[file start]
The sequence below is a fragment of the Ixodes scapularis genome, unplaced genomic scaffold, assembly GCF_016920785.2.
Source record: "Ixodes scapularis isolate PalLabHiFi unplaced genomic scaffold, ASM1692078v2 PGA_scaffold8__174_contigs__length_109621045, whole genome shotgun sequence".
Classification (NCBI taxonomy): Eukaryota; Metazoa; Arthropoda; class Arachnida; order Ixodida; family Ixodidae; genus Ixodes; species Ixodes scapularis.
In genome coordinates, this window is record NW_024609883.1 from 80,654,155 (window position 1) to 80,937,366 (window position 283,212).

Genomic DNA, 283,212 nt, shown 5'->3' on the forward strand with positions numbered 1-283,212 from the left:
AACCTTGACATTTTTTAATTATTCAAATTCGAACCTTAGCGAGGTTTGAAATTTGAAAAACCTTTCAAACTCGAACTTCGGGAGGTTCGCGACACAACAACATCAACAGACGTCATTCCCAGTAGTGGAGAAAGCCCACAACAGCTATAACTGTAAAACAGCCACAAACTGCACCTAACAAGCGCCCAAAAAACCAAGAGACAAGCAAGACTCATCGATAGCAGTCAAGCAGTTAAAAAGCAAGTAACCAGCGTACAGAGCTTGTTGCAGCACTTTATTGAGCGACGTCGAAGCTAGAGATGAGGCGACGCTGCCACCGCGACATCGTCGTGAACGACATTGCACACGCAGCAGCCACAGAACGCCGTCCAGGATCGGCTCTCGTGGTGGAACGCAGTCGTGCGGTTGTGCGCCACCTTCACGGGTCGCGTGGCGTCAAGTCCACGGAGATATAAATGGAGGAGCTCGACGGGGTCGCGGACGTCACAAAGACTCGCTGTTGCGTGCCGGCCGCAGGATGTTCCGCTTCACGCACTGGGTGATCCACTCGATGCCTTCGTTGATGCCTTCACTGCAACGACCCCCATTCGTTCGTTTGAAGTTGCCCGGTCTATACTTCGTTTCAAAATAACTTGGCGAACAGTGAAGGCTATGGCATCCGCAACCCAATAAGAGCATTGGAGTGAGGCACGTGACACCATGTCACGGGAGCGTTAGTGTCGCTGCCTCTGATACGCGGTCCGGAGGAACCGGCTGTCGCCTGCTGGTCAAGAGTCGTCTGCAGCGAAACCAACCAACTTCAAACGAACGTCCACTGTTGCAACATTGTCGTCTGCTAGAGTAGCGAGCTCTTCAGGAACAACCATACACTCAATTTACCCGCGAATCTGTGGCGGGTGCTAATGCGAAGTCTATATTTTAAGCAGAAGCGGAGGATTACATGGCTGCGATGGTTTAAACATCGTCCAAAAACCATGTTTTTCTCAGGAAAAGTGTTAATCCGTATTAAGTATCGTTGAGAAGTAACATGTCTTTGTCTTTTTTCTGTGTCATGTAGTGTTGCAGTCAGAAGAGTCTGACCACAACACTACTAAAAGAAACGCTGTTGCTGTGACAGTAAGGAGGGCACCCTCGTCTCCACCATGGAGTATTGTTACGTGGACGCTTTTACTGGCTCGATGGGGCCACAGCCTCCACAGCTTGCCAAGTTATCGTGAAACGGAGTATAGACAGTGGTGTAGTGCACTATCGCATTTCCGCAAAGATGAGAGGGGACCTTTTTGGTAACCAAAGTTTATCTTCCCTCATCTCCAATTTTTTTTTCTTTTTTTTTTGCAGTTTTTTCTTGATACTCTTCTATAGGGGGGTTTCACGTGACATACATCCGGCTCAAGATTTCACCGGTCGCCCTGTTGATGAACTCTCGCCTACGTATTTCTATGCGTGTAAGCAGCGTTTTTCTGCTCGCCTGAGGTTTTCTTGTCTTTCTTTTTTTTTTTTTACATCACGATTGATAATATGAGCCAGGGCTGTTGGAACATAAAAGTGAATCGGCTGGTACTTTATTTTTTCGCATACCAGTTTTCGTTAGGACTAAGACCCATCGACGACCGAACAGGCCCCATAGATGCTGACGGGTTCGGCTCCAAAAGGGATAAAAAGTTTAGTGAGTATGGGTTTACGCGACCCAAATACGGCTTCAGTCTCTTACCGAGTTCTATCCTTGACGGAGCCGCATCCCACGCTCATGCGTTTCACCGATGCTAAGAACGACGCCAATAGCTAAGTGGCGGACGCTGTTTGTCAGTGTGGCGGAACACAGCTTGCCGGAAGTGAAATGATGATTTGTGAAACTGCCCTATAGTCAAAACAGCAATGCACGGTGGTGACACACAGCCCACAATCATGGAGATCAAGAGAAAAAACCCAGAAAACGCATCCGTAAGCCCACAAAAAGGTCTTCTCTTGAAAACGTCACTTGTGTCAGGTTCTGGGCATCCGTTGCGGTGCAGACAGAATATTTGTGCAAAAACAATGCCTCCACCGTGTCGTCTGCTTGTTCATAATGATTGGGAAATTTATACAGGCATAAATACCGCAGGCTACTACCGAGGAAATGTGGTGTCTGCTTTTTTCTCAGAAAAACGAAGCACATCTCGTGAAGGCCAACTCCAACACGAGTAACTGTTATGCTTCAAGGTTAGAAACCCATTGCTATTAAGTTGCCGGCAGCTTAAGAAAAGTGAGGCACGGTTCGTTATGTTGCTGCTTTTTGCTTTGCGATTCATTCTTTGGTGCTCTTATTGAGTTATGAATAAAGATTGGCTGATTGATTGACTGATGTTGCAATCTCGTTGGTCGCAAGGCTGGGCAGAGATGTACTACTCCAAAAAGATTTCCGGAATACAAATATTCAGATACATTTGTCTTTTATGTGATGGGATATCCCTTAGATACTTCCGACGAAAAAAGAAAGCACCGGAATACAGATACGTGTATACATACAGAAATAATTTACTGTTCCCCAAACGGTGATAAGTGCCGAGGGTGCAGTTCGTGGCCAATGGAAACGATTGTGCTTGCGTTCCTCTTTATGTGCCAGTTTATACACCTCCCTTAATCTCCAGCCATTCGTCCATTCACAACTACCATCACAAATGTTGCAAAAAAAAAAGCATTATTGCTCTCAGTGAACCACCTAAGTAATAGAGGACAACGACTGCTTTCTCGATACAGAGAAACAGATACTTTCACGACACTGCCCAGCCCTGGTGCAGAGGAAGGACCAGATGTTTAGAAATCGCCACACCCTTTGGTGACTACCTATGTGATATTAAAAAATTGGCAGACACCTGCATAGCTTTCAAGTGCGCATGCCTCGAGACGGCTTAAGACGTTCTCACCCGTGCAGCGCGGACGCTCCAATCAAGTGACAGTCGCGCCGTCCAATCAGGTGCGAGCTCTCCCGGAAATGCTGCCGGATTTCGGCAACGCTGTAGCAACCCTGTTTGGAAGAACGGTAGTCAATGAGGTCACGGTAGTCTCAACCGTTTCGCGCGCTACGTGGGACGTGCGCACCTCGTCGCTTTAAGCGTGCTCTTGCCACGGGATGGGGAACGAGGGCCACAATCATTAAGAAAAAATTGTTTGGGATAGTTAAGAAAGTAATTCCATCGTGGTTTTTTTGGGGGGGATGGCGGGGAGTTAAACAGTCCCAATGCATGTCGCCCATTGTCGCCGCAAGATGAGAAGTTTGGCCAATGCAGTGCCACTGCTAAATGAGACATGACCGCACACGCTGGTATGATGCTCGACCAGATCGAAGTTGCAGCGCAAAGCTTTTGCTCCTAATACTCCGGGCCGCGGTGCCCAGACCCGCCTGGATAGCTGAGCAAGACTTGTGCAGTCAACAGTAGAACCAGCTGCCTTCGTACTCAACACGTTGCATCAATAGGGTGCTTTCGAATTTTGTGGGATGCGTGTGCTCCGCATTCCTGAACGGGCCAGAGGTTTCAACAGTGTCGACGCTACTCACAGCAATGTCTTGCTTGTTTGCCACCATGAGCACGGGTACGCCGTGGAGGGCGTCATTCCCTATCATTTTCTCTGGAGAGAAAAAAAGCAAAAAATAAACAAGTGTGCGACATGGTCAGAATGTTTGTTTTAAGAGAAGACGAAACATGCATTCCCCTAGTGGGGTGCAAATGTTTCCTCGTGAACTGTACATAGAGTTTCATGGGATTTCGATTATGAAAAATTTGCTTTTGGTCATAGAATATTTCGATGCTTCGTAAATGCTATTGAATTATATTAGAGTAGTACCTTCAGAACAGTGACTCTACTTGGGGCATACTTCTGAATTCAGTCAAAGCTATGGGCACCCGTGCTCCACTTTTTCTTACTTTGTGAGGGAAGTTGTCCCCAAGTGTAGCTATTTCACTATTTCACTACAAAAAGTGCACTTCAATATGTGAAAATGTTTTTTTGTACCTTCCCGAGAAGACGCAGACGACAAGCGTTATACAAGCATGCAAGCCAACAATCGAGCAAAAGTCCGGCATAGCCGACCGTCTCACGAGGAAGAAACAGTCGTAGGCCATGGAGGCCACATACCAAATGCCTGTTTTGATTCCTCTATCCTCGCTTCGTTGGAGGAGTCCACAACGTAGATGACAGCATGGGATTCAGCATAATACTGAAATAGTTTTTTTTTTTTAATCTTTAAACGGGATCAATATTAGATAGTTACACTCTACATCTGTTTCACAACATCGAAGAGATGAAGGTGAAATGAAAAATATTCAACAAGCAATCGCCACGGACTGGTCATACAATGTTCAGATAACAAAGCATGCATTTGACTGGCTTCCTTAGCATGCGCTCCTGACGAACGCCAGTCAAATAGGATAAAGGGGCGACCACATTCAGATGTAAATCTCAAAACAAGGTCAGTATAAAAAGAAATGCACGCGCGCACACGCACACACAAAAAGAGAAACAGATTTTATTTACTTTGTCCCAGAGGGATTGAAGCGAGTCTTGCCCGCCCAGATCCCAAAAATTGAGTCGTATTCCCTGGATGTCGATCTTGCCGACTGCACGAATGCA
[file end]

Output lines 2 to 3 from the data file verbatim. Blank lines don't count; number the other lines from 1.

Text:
Source record: "Ixodes scapularis isolate PalLabHiFi unplaced genomic scaffold, ASM1692078v2 PGA_scaffold8__174_contigs__length_109621045, whole genome shotgun sequence".
Classification (NCBI taxonomy): Eukaryota; Metazoa; Arthropoda; class Arachnida; order Ixodida; family Ixodidae; genus Ixodes; species Ixodes scapularis.